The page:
Unfortunately we have not been successful in completing our trip without a hitch. Last night, while the four of us dinned down the hall from our rooms in the kitchen, Kristen’s shoulder bag went missing. There were multiple theories flying about, ranging from morphing lizards, to tiny hippos; however, it appeared most likely that someone had opened the window and reached through the bars to snatch what they could. The officials were notified, and shortly after six camo-sporting military men carrying an assortment of large semi-automatic weapons arrived on the scene. After some investigative work, they got their lead and sped off into the night, not before asking for gas money though (That’s just how things work, here in Malawi).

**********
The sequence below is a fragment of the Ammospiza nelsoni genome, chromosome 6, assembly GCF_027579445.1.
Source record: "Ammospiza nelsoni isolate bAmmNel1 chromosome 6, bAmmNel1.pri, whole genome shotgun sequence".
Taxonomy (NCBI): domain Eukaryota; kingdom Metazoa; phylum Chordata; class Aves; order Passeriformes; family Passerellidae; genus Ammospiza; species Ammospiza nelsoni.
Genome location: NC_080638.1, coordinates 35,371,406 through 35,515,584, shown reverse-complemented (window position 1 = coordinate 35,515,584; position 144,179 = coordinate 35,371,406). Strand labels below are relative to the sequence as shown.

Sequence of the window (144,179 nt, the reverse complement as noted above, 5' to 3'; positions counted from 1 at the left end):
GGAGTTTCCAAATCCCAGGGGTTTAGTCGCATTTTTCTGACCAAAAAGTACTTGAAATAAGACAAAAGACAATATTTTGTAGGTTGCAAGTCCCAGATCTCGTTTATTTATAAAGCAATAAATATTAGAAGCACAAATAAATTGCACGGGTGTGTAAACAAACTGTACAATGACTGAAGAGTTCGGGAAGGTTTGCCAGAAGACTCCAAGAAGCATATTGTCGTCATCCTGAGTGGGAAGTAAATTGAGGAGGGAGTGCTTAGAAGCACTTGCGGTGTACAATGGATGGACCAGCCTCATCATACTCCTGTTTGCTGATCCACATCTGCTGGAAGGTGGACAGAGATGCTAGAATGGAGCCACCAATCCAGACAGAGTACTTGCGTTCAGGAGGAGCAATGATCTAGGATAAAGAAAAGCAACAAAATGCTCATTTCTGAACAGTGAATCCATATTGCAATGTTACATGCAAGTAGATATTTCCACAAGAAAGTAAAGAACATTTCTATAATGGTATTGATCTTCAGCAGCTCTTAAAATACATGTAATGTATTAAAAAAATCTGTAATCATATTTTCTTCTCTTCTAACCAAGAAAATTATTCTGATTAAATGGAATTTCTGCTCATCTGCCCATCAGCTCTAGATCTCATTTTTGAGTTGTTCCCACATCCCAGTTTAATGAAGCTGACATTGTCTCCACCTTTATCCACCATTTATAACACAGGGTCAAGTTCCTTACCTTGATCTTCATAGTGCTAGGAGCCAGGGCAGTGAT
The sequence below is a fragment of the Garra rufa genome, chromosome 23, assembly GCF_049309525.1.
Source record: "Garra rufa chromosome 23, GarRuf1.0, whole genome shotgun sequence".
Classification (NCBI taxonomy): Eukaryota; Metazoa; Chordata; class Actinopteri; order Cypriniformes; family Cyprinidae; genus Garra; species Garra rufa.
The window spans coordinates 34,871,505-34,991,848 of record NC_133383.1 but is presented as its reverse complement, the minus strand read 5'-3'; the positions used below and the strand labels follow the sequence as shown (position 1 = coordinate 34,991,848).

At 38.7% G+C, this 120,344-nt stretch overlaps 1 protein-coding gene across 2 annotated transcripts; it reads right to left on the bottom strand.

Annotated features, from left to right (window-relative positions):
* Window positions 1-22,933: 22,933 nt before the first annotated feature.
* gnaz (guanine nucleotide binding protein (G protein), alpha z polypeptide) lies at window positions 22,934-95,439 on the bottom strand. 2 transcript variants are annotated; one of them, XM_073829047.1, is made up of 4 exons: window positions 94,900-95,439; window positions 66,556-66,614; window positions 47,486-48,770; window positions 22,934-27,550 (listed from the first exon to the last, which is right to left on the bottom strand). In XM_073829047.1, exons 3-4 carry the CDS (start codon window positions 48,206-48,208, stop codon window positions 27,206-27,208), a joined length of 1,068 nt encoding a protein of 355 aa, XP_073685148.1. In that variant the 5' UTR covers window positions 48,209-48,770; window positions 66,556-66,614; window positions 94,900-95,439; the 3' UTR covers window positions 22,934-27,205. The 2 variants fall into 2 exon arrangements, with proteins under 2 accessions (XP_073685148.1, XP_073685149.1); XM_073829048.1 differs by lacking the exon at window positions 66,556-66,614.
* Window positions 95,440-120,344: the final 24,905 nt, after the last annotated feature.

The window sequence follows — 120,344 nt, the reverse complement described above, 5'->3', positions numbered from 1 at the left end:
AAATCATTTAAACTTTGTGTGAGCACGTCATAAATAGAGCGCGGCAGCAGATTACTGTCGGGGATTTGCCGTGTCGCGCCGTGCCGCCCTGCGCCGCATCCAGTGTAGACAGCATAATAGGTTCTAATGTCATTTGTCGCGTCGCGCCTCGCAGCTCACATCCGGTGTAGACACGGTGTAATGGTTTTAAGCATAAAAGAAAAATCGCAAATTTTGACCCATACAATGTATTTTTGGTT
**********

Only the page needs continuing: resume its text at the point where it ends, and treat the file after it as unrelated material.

Incredibly, due to the tireless efforts of Malawi’s military, and the staff here at our hotel, especially Fred, Kristen’s hero, the bag was recovered with most of its contents. It has been an emotional 14 hours for Kristen, but the police kept reassuring her that they would get her bag back, and they did! So, we all tip our hats and give a gracious thank you to Malawi and the dedication they have shown us. This could have been a real trip downer, yet it has turned into an amazing story, with a happy ending. When we were relaying the story of what happened and the efforts by the police and hotel staff to the car rental people, they quickly laughed and said with a big smile, “that is why Malawi is the warm heart of Africa!”
The adventures continue as we head to Dowa in a few days to visit Za and Tinashe at RiseMalawi. I am not sure of the internet availability up there; yet, I will do my best to update in a few days.